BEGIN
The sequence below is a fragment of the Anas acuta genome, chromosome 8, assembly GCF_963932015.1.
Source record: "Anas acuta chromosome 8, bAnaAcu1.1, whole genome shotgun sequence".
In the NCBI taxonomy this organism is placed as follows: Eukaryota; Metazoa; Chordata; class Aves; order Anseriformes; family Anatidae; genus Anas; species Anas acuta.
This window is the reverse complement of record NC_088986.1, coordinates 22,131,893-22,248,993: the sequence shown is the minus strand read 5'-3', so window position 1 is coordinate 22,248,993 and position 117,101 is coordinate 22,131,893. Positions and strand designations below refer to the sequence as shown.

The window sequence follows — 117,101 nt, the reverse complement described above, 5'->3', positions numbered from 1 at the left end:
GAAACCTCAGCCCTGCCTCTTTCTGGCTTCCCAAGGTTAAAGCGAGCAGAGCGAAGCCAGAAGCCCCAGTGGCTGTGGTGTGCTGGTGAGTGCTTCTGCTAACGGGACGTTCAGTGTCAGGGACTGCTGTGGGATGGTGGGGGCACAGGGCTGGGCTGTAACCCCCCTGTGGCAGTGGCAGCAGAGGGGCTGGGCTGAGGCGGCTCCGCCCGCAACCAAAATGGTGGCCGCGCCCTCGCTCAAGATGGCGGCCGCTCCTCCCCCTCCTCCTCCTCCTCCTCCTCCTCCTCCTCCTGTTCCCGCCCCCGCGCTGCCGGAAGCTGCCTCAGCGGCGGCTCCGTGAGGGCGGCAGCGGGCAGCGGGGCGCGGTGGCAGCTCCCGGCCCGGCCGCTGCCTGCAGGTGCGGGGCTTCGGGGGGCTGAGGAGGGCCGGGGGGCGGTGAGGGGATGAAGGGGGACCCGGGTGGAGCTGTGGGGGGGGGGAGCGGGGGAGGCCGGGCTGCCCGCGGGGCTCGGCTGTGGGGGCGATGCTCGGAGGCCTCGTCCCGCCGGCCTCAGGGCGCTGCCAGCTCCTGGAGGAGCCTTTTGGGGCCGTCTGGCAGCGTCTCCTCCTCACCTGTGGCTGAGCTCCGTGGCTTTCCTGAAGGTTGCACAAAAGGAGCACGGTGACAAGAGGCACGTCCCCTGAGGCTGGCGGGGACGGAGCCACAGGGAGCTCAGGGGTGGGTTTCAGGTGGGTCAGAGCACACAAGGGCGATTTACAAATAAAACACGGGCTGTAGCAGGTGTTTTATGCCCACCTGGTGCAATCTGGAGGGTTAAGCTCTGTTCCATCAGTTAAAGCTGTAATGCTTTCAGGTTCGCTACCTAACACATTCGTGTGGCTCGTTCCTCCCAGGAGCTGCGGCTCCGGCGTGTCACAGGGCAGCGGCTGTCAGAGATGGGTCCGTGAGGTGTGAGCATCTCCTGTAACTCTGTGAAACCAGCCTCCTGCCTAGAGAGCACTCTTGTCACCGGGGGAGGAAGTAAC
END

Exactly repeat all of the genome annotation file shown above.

The sequence below is a fragment of the Anas acuta genome, chromosome 8, assembly GCF_963932015.1.
Source record: "Anas acuta chromosome 8, bAnaAcu1.1, whole genome shotgun sequence".
In the NCBI taxonomy this organism is placed as follows: Eukaryota; Metazoa; Chordata; class Aves; order Anseriformes; family Anatidae; genus Anas; species Anas acuta.
This window is the reverse complement of record NC_088986.1, coordinates 22,131,893-22,248,993: the sequence shown is the minus strand read 5'-3', so window position 1 is coordinate 22,248,993 and position 117,101 is coordinate 22,131,893. Positions and strand designations below refer to the sequence as shown.

The window sequence follows — 117,101 nt, the reverse complement described above, 5'->3', positions numbered from 1 at the left end:
GAAACCTCAGCCCTGCCTCTTTCTGGCTTCCCAAGGTTAAAGCGAGCAGAGCGAAGCCAGAAGCCCCAGTGGCTGTGGTGTGCTGGTGAGTGCTTCTGCTAACGGGACGTTCAGTGTCAGGGACTGCTGTGGGATGGTGGGGGCACAGGGCTGGGCTGTAACCCCCCTGTGGCAGTGGCAGCAGAGGGGCTGGGCTGAGGCGGCTCCGCCCGCAACCAAAATGGTGGCCGCGCCCTCGCTCAAGATGGCGGCCGCTCCTCCCCCTCCTCCTCCTCCTCCTCCTCCTCCTCCTCCTGTTCCCGCCCCCGCGCTGCCGGAAGCTGCCTCAGCGGCGGCTCCGTGAGGGCGGCAGCGGGCAGCGGGGCGCGGTGGCAGCTCCCGGCCCGGCCGCTGCCTGCAGGTGCGGGGCTTCGGGGGGCTGAGGAGGGCCGGGGGGCGGTGAGGGGATGAAGGGGGACCCGGGTGGAGCTGTGGGGGGGGGGAGCGGGGGAGGCCGGGCTGCCCGCGGGGCTCGGCTGTGGGGGCGATGCTCGGAGGCCTCGTCCCGCCGGCCTCAGGGCGCTGCCAGCTCCTGGAGGAGCCTTTTGGGGCCGTCTGGCAGCGTCTCCTCCTCACCTGTGGCTGAGCTCCGTGGCTTTCCTGAAGGTTGCACAAAAGGAGCACGGTGACAAGAGGCACGTCCCCTGAGGCTGGCGGGGACGGAGCCACAGGGAGCTCAGGGGTGGGTTTCAGGTGGGTCAGAGCACACAAGGGCGATTTACAAATAAAACACGGGCTGTAGCAGGTGTTTTATGCCCACCTGGTGCAATCTGGAGGGTTAAGCTCTGTTCCATCAGTTAAAGCTGTAATGCTTTCAGGTTCGCTACCTAACACATTCGTGTGGCTCGTTCCTCCCAGGAGCTGCGGCTCCGGCGTGTCACAGGGCAGCGGCTGTCAGAGATGGGTCCGTGAGGTGTGAGCATCTCCTGTAACTCTGTGAAACCAGCCTCCTGCCTAGAGAGCACTCTTGTCACCGGGGGAGGAAGTAAC